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It won't happen, of course. Not immediately, and maybe never. But the powers of college football are openly concerned about the "mood' of young people and how it might affect their game.
"All I know is, you can't talk to athletes like you once could," says Penn State's Joe Paterno. "You can't sit on 'em. They're exposed to too many things. They're too smart, too aware. If they're not convinced that self-discipline is for their own good, they're not going to perform like you want them to."
Coaches and athletic directors are also worried about money. They're afraid that burgeoning expenses may prompt the rulesmakers to throw the game back to the one-platoon era, which requires fewer good athletes. They know a move like this would only result in bringing back the quick kick.
The decade of the 1960s began this way, and it might be nice to reflect back on it briefly, since we may never know its pleasures again.
As the decade got under way, some coaches had already learned that they could platoon within the rules, with Chinese Bandits and such. Suddenly, the "wild cards" became unlimited substitution. And specialists started to mingle with dazzling new systems, all of them giving the college game more sweep and scoring than even the pros knew.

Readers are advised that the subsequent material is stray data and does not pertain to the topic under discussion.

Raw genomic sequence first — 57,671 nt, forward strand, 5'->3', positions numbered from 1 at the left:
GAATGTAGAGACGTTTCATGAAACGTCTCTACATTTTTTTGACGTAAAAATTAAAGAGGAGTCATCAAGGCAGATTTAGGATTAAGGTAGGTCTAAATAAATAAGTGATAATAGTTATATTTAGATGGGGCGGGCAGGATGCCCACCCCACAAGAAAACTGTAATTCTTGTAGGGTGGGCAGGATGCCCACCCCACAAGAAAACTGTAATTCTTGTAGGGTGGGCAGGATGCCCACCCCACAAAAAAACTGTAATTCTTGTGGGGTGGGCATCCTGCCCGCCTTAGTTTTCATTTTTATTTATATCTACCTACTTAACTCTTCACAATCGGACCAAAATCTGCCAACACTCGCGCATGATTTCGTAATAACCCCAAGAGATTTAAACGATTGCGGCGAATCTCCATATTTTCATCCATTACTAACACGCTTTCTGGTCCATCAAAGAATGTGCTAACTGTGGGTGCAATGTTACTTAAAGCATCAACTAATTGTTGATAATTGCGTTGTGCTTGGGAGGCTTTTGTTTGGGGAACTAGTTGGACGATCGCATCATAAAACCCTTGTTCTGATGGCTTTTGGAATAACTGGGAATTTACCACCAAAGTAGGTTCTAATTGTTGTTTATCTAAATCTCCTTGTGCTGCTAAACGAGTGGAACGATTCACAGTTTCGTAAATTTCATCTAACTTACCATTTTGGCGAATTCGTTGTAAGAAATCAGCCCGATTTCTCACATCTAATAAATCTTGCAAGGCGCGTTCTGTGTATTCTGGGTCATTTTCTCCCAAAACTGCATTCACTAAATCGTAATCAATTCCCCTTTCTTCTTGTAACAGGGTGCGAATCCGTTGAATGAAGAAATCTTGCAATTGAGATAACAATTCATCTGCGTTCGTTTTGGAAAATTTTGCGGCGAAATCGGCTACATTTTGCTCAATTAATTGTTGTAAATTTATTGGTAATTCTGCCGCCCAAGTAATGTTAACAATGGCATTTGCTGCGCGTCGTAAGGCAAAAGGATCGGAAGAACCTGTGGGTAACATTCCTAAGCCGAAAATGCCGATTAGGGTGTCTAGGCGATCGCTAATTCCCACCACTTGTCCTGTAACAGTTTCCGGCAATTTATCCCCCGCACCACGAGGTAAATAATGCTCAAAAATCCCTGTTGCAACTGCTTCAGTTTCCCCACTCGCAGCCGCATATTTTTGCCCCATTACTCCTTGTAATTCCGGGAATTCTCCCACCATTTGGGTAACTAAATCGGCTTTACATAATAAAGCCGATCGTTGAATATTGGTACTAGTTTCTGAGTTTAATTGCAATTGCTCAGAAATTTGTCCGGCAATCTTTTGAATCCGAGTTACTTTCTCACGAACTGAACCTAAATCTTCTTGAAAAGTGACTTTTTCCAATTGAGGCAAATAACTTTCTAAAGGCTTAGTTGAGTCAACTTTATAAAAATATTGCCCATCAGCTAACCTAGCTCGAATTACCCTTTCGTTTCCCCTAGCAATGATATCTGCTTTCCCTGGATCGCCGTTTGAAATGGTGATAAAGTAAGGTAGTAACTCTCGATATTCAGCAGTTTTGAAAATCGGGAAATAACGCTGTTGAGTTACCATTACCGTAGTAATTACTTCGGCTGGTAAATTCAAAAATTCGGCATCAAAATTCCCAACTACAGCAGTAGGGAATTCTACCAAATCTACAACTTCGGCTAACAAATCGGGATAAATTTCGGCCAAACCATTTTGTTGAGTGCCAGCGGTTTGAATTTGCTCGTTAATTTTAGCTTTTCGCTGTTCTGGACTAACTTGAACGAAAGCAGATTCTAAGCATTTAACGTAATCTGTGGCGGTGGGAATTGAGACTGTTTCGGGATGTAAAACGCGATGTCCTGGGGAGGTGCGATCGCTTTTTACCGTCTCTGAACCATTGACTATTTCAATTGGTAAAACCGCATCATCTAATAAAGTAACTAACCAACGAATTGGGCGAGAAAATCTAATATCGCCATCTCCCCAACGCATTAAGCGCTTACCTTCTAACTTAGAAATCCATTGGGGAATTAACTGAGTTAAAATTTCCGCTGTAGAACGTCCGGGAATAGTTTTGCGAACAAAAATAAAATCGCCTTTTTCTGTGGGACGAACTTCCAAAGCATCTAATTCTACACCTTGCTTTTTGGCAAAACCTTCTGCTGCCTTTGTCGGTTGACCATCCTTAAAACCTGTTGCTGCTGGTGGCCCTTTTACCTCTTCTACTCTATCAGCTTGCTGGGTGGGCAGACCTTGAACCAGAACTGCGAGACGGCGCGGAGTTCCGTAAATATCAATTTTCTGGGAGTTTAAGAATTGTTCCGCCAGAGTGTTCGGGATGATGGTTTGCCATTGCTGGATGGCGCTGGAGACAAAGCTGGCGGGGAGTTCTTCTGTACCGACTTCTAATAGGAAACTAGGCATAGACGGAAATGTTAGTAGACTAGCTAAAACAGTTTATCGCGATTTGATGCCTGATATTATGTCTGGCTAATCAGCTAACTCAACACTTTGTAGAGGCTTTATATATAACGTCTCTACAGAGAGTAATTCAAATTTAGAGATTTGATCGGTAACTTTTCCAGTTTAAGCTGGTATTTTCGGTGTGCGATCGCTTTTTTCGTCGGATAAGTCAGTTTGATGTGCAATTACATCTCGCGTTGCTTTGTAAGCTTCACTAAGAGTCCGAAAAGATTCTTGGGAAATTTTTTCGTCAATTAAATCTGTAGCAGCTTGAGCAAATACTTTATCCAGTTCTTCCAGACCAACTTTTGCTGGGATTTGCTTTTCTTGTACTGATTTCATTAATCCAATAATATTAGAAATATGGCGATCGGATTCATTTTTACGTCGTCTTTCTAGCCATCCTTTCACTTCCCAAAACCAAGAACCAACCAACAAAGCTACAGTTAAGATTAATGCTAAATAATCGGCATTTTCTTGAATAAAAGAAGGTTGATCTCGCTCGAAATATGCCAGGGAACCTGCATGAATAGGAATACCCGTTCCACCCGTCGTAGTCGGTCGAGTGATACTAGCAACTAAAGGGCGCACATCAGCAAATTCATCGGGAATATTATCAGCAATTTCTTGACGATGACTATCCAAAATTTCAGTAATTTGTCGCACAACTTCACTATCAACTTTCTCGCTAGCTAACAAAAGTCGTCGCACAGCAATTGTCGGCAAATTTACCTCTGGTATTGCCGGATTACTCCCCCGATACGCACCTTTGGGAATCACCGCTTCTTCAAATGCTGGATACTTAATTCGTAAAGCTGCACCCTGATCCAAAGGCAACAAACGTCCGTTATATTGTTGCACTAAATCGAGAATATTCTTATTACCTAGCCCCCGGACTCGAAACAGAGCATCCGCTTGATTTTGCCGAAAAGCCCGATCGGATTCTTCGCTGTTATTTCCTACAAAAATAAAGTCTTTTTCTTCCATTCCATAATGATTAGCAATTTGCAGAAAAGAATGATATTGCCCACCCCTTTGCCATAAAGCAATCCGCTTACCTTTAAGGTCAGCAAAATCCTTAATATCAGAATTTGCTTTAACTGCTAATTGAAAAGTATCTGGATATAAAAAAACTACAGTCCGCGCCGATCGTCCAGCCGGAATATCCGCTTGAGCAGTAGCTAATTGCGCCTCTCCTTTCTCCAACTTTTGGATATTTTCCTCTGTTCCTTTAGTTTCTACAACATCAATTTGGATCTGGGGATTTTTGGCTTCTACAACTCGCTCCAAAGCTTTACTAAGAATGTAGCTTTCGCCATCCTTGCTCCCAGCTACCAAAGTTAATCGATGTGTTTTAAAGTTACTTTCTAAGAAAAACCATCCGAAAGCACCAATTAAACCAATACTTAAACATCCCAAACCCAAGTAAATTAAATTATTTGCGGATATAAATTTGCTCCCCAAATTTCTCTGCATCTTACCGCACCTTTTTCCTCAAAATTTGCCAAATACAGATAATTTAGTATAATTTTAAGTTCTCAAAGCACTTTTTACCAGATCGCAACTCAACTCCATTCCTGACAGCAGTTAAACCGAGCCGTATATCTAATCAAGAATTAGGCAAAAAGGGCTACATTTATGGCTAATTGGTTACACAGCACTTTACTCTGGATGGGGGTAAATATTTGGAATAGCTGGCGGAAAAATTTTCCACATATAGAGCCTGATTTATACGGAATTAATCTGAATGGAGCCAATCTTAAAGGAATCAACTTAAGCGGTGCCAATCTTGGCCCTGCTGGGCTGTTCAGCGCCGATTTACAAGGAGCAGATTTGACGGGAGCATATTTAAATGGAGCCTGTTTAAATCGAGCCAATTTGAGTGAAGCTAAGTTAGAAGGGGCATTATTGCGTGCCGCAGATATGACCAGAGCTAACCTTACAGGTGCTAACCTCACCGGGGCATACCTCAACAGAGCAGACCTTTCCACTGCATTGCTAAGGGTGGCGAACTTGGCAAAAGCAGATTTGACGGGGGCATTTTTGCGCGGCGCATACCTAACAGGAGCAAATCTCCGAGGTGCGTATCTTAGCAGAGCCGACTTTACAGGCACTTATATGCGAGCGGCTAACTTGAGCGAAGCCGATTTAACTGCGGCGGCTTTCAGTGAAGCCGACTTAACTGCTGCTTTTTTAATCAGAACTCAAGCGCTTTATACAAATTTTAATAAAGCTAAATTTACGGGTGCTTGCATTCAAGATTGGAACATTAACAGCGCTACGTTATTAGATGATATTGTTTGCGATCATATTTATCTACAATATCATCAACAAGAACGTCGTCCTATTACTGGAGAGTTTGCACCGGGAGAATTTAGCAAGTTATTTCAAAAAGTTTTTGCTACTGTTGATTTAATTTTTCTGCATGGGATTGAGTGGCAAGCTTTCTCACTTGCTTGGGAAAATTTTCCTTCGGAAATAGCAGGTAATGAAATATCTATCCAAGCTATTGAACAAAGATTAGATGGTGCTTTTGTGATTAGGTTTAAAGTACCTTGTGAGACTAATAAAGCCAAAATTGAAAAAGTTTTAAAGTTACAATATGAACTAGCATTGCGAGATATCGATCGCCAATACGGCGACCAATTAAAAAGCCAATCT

The defense still hasn't caught up with all of the full-field shifting, motion, deception, power and passing that has been generated by things called the I spread, the Pro Set, the Veer, the Shifting T and the Triple Option with Wishbone.
The only thing coaches know for sure is that they have to have a strong four-man rush and the capability of four alert, rangy linebackers, one of which ought to be a superathlete who can play defensive end, linebacker or cornerback—a roverback on the order of Ohio State's Jack Tatum.
The 1960s produced record scores, record crowds and perhaps a record number of glittering heroes. There were passers like Joe Namath, Roger Staubach, George Mira, Gary Beban, Mike Phipps and Terry Hanratty. There were runners like O. J. Simpson, Gale Sayers, Mike Garrett, Floyd Little and Steve Owens. There were defensive stars like Tommy Nobis, Dick Butkus, George Webster and Jack Tatum, who is still around, just like Archie Manning (see cover), Jim Plunkett and Rex Kern are still around among the fairy-tale quarterbacks, and the way that Steve Worster, Joe Moore, Bill Burnett and Clarence Davis are around to carry the ball.
A new wave of geniuses among coaches appeared in the 1960s, and they are the same men who begin the 1970s as the glamour figures—the Darrell Royals, John McKays, Frank Broyleses, Joe Paternos and Bob Devaneys. They have long since joined Bear Bryant and Woody Hayes and a few others as proven giants in the profession.
These were the men who consistently produced splendid teams, those that hung in year after year in the top 10, captured most of the national championships and set the strategic trends for others.